July 26, 2017
In a challenging environment with fewer resources, greater vulnerabilities and increasing attacks from politicians and the politically motivated, how should news organizations respond? One editor-publisher’s approach — a calm, respectful but strong defense of journalism and its essential role in democracy — seems to work.
Brian Hunt, editor and publisher of the Walla Walla (Wash.) Union-Bulletin, circ. 16,000, gave a speech at the local library and boiled it down to a 2,400-word column in the May 7 edition, headlined “Community journalism in the era of fake news.”
Hunt begins by explaining that fake news “is as old as communication itself. . . . What is newer historically are the advertiser-driven platforms and technologies that now enable information to accelerate and expand without regard to any formal vetting or verification.”
With technology and consumer data held by Google, Facebook and other advertising-driven platforms, “Truth matters less today than reach,” Hunt says. “The content that wraps around these ads doesn’t need to be true, it just needs to be able to entice us to click. And we really click, motivated in part by our very human desire to improve ourselves and to belong to something. . . . They know what persuades us as individuals and they can easily help us sort ourselves into very small groups of like-minded groups. What could go wrong?”
A tribal and divisive politics, for one thing. “I don’t want to paint social media as the enemy of truth,” Hunt says. “It’s not — though a business model focused exclusively on serving ads based on our likes does present challenges in terms of what is true and what is merely effective. . . . We all gravitate to information that feels like it fits our perspective. It’s human nature. Fake news stories — like spam emails that preceded them — work because they can cheaply exploit known human behavior.”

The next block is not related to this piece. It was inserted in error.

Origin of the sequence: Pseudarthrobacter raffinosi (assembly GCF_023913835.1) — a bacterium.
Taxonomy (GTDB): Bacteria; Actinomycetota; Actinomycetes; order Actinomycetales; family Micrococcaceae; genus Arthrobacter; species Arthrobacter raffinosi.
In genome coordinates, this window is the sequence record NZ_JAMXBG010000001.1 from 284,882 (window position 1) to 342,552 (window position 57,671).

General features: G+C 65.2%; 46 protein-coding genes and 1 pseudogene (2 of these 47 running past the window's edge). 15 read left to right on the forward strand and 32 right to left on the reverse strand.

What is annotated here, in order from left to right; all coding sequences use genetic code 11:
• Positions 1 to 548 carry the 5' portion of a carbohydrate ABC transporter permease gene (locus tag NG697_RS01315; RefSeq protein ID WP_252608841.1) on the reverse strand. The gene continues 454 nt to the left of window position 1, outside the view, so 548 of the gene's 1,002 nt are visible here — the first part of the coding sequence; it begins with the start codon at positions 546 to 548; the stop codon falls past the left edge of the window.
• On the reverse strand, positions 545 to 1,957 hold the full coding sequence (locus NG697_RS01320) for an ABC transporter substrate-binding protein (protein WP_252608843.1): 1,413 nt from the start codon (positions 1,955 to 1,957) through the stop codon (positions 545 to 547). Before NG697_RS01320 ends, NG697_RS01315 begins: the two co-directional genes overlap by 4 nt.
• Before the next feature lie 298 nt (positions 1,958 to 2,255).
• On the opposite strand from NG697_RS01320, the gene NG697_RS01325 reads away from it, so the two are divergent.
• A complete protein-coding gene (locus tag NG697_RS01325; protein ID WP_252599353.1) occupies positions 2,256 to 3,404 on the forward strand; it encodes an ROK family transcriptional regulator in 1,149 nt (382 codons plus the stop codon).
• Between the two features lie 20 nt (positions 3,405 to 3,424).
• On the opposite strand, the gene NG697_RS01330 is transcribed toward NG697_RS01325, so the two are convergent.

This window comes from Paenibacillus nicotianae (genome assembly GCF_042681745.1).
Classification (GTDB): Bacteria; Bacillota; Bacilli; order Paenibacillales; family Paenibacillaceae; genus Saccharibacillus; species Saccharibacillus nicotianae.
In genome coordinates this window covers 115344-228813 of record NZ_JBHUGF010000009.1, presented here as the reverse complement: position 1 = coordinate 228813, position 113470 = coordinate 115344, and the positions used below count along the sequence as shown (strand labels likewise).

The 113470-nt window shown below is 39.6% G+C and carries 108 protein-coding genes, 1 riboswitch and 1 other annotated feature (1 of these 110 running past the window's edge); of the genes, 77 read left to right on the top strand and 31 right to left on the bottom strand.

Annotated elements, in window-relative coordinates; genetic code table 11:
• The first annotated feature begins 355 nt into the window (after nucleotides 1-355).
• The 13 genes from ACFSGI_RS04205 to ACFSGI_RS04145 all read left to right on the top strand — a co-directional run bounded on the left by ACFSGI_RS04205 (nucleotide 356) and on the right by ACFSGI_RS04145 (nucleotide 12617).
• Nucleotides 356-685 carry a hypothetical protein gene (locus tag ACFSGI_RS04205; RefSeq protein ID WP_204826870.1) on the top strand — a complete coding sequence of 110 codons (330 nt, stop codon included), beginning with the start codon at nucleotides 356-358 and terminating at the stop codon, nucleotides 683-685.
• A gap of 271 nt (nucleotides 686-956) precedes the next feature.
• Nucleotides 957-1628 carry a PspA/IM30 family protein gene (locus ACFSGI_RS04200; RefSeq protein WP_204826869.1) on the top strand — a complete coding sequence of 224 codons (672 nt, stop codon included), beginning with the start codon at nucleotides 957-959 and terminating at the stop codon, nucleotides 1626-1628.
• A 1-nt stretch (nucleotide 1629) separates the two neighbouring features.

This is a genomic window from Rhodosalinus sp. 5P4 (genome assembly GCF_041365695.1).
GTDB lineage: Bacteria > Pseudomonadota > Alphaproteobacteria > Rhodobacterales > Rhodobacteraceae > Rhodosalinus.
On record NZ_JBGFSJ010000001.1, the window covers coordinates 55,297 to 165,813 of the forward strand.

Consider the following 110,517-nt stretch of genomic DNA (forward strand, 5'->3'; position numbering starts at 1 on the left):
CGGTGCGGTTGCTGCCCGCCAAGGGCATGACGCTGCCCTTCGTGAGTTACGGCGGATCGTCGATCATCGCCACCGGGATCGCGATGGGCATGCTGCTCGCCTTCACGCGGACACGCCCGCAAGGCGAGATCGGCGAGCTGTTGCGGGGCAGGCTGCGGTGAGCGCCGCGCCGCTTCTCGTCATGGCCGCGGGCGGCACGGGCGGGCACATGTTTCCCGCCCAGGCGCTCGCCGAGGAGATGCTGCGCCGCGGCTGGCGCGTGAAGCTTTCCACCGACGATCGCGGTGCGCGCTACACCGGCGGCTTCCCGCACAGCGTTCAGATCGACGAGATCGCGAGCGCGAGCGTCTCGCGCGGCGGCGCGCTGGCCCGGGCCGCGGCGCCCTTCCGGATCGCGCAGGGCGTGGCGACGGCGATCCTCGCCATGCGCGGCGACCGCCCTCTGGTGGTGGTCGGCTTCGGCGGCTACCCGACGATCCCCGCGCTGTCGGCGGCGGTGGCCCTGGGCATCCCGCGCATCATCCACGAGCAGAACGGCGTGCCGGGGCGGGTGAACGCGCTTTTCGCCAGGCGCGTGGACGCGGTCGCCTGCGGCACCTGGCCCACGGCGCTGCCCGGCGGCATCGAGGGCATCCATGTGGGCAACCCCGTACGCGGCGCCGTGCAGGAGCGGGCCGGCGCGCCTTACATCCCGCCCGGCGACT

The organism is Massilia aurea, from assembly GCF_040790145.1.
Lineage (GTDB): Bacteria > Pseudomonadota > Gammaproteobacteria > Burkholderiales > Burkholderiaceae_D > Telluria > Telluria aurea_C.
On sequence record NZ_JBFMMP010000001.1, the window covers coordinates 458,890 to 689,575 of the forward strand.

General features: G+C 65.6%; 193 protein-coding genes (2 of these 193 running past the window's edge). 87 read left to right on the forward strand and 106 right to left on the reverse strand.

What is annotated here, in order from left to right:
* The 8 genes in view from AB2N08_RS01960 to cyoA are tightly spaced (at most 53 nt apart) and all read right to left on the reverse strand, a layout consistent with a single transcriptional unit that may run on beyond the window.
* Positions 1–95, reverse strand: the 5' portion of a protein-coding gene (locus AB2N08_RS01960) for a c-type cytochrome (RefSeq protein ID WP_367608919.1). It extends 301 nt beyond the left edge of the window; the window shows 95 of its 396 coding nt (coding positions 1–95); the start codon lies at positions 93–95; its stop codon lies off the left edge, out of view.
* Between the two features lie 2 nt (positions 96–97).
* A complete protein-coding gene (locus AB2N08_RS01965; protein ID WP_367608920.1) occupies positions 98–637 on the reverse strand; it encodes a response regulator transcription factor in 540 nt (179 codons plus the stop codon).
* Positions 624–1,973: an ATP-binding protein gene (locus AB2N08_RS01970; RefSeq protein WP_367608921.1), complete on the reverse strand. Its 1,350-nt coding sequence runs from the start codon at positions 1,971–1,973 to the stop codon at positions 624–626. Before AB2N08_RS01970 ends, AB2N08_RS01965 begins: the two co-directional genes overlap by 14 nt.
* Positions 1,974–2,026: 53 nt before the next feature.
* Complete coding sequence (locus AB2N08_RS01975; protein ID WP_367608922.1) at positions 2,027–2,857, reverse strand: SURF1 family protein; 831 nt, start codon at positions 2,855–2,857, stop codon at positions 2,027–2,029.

Hunt gives a short history of journalism and explains, “As journalists, we are trained in critical thinking. In looking at all sides of an issue. In separating our personal feelings from the work of telling true and balanced stories that enable readers to make up their own minds. The rise of objective journalism had a dramatic impact on the news media – and in our world. The advent of the advertiser-funded internet particularly, and the scale at which broadcast news outlets proliferated and extended themselves, is a new wild west of information dissemination. So how do we navigate the vast amounts of information we encounter to ensure that what we read and what we share are true?”
Hunt recommends the “Stop, Search, Subscribe” motto of the News Media Alliance, formerly the Newspaper Association of America, but acknowledges, “What is true or false may not be as enticing as “our desire to believe in something shared.”
He gives examples: “The president of the United States declares the press the enemy of the people. In our valley, we drive by billboards that vilify our reporters and editors. Fake news accusations are now common for stories that don’t suit a particular audience, true or not. We’re increasingly intolerant about information we don’t like, for sides of the argument that disagree with our side. For community newspapers such as the U-B, this loss of collective understanding and tolerance threatens the very sense of a shared and diverse community.”
After Donald Trump was elected, “I began hearing from readers who seemed confused about what was published as a news story and what was published as a personal opinion column or an editorial — definitions that newspapers have relied on for decades are suddenly not widely understood,” Hunt says. “This became a small wave of complaints that national political coverage in the U-B did not match reader expectations — they knew things we didn’t include, and they often disbelieved what we did include.”